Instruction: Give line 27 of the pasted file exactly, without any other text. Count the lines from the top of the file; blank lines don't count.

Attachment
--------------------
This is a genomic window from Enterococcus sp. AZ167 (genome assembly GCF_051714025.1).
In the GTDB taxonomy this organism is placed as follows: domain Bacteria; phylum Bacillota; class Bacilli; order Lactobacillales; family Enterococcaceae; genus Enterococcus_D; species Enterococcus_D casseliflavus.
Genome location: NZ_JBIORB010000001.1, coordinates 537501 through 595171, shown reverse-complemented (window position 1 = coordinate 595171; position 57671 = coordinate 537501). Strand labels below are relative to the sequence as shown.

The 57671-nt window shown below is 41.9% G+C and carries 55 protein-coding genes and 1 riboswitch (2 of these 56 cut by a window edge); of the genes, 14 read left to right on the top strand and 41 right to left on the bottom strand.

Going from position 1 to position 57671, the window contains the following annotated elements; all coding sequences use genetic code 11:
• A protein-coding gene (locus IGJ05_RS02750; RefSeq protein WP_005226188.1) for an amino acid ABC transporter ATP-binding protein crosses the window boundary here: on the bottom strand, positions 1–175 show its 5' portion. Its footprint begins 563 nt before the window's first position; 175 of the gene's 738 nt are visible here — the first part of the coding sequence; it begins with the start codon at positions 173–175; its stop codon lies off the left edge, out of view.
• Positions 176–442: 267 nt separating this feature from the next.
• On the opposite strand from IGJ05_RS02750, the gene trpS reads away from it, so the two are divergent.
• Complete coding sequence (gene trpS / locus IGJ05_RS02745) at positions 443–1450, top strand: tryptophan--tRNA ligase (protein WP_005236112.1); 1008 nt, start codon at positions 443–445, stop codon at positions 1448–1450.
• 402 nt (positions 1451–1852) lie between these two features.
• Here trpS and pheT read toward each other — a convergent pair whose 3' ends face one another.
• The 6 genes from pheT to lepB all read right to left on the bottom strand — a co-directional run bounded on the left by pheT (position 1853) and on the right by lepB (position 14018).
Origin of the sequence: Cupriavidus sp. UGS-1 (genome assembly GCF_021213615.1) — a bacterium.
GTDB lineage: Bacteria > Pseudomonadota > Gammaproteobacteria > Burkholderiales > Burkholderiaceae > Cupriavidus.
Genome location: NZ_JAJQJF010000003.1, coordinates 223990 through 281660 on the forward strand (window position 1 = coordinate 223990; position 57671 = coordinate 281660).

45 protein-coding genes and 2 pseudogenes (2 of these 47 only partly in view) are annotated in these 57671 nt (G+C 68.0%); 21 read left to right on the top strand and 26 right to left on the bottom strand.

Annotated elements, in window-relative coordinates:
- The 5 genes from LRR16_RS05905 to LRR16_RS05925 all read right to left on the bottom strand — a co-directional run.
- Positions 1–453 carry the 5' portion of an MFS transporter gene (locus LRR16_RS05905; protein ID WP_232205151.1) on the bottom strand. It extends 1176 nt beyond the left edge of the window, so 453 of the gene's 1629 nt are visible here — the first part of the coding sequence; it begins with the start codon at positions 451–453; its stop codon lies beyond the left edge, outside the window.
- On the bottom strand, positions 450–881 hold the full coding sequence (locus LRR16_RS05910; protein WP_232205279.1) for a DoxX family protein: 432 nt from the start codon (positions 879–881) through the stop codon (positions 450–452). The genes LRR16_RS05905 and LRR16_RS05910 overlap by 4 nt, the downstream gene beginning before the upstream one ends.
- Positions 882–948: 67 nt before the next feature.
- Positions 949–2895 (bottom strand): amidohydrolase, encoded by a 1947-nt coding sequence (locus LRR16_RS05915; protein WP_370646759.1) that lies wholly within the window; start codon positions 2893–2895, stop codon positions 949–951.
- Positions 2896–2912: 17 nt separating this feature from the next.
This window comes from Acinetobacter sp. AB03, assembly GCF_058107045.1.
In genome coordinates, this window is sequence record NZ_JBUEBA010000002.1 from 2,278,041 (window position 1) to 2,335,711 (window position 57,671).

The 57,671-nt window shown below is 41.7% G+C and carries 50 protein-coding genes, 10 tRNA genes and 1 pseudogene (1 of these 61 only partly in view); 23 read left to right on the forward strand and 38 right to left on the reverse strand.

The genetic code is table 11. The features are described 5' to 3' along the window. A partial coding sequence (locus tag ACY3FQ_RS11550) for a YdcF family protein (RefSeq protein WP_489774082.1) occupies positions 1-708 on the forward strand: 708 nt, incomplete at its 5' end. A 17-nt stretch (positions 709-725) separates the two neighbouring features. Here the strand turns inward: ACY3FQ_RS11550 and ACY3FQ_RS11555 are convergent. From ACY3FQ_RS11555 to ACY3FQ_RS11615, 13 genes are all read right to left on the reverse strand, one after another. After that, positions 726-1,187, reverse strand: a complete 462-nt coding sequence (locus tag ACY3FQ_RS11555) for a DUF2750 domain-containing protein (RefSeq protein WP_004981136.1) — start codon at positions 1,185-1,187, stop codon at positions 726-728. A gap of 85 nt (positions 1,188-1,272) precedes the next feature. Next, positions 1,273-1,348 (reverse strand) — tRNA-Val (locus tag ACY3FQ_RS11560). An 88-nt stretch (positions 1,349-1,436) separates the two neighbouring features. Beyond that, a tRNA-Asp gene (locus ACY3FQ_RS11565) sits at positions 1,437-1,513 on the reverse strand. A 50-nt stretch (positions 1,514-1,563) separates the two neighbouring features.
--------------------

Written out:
The genetic code is table 11. The features are described 5' to 3' along the window. A partial coding sequence (locus tag ACY3FQ_RS11550) for a YdcF family protein (RefSeq protein WP_489774082.1) occupies positions 1-708 on the forward strand: 708 nt, incomplete at its 5' end. A 17-nt stretch (positions 709-725) separates the two neighbouring features. Here the strand turns inward: ACY3FQ_RS11550 and ACY3FQ_RS11555 are convergent. From ACY3FQ_RS11555 to ACY3FQ_RS11615, 13 genes are all read right to left on the reverse strand, one after another. After that, positions 726-1,187, reverse strand: a complete 462-nt coding sequence (locus tag ACY3FQ_RS11555) for a DUF2750 domain-containing protein (RefSeq protein WP_004981136.1) — start codon at positions 1,185-1,187, stop codon at positions 726-728. A gap of 85 nt (positions 1,188-1,272) precedes the next feature. Next, positions 1,273-1,348 (reverse strand) — tRNA-Val (locus tag ACY3FQ_RS11560). An 88-nt stretch (positions 1,349-1,436) separates the two neighbouring features. Beyond that, a tRNA-Asp gene (locus ACY3FQ_RS11565) sits at positions 1,437-1,513 on the reverse strand. A 50-nt stretch (positions 1,514-1,563) separates the two neighbouring features.